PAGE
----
Smart documentary unzips a hidden chapter of British reggae...
Smart documentary unzips a hidden chapter of British reggae…
The history of British reggae is customarily told through 1970s bands like Aswad and Steel Pulse, acts modelled on Marley’s Wailers but who gave Jamaica’s pulse an Anglo twist. Alongside them came the punky cross-pollinations of The Clash, The Police and The Slits, followed by the ska-pop of The Specials and Madness.
Yet for the teens and twenties of black Britain in the late seventies and early eighties, the era’s defining sounds were found mostly in the sound system and blues dance. Here, cavernous dub and militancy had to share space with the more immediate demands of young love and the desire to be wrapped in a warm embrace. The crowded, darkened dancefloor was the spawning ground of Lovers Rock, whose slow, stickily sweet tunes became a genre as distinctly British as 2-Tone, albeit one less celebrated.
Beginning with Louisa Mark’s 1975 hit “Caught You In A Lie”, homegrown romantic reggae grew into a mini-industry, with female singers (and fans) to the fore. The Lovers Rock label (the name came from an Augustus Pablo tune) sealed the generic title and with Matumbi’s Dennis Bovell masterminding, turned out a stream of hits. The singers’ youth was a characteristic; Brown Sugar’s Kofi recalls going to sixth form to be told by a friend that the trio’s “I’m In Love With The Dreadlocks” had topped the reggae charts.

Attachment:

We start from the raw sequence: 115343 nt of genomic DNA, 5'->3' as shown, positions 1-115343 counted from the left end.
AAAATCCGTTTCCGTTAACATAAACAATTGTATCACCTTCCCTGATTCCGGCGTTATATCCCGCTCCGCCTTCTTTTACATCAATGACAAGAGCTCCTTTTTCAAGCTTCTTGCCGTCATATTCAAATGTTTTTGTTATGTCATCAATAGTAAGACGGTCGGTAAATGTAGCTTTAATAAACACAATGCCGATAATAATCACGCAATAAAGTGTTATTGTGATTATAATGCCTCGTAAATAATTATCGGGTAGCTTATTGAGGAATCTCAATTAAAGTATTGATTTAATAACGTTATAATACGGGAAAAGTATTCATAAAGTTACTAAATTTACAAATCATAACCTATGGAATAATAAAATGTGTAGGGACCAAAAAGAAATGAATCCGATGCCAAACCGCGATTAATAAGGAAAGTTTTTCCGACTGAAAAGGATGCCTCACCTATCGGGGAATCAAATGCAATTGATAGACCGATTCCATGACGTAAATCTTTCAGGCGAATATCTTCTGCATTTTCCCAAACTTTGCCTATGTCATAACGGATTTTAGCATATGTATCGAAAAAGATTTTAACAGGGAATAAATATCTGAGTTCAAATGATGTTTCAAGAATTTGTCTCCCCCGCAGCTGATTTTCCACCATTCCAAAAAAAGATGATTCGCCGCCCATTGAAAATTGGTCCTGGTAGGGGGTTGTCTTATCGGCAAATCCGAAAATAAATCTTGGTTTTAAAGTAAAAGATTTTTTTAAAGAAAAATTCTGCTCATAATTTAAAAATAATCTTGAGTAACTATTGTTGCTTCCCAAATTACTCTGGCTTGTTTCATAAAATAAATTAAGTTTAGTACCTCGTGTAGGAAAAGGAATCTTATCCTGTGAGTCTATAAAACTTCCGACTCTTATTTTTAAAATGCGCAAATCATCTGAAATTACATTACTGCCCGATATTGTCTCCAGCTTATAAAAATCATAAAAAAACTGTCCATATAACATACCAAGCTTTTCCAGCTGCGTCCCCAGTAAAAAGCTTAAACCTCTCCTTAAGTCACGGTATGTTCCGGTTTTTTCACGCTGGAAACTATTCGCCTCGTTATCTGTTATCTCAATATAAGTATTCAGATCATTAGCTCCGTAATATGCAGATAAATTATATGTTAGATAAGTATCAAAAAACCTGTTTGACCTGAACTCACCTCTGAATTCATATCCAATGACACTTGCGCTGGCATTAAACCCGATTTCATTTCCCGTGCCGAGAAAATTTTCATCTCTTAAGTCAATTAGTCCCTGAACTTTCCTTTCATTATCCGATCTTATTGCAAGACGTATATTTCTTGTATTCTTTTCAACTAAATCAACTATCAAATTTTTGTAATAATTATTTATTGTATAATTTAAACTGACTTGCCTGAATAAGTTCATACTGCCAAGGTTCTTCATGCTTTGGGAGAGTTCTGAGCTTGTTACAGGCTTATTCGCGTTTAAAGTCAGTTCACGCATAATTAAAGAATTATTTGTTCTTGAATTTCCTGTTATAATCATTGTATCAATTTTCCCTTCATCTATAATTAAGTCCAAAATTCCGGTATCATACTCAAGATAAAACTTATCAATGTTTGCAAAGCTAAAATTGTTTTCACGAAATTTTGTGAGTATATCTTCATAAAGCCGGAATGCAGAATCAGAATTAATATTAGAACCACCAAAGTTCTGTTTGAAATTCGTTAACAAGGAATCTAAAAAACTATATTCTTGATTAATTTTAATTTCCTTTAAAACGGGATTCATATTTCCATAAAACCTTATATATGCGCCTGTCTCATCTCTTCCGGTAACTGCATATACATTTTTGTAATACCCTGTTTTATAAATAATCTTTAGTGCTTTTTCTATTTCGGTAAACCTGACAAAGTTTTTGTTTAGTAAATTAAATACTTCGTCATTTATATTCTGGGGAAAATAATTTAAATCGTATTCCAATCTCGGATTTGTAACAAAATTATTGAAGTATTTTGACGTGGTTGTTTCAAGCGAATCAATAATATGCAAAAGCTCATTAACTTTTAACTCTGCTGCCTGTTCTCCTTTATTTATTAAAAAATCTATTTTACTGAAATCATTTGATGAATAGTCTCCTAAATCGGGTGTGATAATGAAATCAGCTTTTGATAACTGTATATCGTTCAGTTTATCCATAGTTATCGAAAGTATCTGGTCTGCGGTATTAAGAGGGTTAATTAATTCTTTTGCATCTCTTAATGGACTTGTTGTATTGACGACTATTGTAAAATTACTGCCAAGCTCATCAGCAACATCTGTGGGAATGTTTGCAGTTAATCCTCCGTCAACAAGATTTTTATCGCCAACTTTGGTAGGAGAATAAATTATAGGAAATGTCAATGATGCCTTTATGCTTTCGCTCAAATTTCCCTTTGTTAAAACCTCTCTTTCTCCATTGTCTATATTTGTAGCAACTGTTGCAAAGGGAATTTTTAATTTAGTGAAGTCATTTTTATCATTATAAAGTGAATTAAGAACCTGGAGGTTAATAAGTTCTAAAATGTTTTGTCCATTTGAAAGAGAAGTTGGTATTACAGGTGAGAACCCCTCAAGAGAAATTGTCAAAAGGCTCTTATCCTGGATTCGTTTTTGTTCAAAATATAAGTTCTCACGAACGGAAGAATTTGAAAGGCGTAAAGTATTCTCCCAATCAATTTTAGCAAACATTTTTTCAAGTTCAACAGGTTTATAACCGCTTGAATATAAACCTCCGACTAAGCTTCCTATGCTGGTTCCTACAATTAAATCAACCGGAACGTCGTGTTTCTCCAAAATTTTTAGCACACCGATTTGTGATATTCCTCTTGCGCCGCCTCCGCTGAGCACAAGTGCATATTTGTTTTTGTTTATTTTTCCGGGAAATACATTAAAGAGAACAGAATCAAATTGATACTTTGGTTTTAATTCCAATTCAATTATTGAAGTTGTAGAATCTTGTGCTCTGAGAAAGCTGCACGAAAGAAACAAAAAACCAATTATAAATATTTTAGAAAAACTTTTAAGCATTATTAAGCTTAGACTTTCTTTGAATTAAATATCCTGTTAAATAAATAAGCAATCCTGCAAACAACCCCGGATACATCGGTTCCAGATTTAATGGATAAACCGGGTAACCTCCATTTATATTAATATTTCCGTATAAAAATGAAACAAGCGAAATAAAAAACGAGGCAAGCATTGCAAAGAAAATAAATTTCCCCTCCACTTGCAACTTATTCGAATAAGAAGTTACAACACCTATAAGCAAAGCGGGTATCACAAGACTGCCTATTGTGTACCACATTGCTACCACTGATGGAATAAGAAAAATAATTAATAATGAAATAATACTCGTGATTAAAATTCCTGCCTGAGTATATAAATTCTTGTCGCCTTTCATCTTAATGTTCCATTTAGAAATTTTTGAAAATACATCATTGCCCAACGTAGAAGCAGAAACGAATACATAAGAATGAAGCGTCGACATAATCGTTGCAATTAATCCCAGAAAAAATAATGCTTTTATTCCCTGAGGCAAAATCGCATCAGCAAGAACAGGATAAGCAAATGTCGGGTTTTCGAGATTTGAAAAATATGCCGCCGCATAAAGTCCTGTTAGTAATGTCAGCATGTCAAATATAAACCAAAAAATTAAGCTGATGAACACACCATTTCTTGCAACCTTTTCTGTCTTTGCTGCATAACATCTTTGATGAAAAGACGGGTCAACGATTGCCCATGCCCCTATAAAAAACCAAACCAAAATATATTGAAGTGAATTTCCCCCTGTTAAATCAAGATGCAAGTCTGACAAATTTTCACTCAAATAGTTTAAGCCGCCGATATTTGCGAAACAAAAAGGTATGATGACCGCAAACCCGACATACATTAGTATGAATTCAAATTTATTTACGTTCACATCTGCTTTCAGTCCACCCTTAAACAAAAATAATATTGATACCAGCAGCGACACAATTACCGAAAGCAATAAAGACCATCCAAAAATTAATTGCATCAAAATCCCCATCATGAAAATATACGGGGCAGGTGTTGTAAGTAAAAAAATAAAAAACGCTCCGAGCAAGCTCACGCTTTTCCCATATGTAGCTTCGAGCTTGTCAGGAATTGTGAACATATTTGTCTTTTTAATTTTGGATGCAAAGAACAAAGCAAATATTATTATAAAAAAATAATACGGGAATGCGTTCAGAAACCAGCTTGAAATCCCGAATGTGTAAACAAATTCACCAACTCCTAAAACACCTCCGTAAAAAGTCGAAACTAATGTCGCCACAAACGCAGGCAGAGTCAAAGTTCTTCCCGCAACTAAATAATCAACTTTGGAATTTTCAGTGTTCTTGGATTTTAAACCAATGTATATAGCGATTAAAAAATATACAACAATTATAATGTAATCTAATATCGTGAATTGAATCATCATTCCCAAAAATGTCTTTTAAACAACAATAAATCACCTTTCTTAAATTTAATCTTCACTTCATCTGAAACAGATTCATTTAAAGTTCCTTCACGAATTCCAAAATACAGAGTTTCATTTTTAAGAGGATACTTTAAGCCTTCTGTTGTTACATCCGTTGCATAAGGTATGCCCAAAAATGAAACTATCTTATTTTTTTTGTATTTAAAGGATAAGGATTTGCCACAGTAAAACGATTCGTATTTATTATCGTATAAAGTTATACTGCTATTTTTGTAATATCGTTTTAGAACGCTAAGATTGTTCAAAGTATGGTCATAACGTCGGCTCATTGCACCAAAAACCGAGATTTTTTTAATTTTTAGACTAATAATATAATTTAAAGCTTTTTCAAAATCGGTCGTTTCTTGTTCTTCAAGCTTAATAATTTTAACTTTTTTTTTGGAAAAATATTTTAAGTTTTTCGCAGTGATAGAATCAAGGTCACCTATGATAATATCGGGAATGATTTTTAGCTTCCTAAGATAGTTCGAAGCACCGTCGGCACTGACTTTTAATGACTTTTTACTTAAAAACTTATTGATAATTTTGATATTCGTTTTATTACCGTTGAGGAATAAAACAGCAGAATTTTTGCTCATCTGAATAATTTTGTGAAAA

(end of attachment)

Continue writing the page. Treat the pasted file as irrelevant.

While such hits sold by the crate load, few Lover’s singles crossed over to the national charts, Janet Kay’s 1979 “Silly Games”, another Bovell production, being the exception. Mostly the music stayed within the black community, as important a part of its identity as the era’s more feted bands. “Lover’s gave a new generation a voice and an escape,” says author Neferatiti Ife, adding that the music’s sentimentality and obsession with two-timing and break-up had “a healing element – we could go through anger.”
Meneleik Shabazz tells the Lovers story with pizazz, mixing archive footage with numerous interviews and footage from a recent revival concert. It’s an affectionate, insightful portrait of an era. Using an array of black comedians to comment on the genre’s conventions (amid recreations of the dancefloor and its fashions) proves inspired. The slow, grinding dance that accompanied Lover’s tunes is a source of special glee and send-up.
As the 1980s progressed, sound systems specialising in Lovers Rock, notably Saxon, produced solo stars, among them Maxi Priest (still the only Brit reggae singer to top the US charts, with “Close To You”) and Levi Roots. The latter, now a noted foody, decribes Lover’s as “Britain’s special contribution to the recipe of reggae”.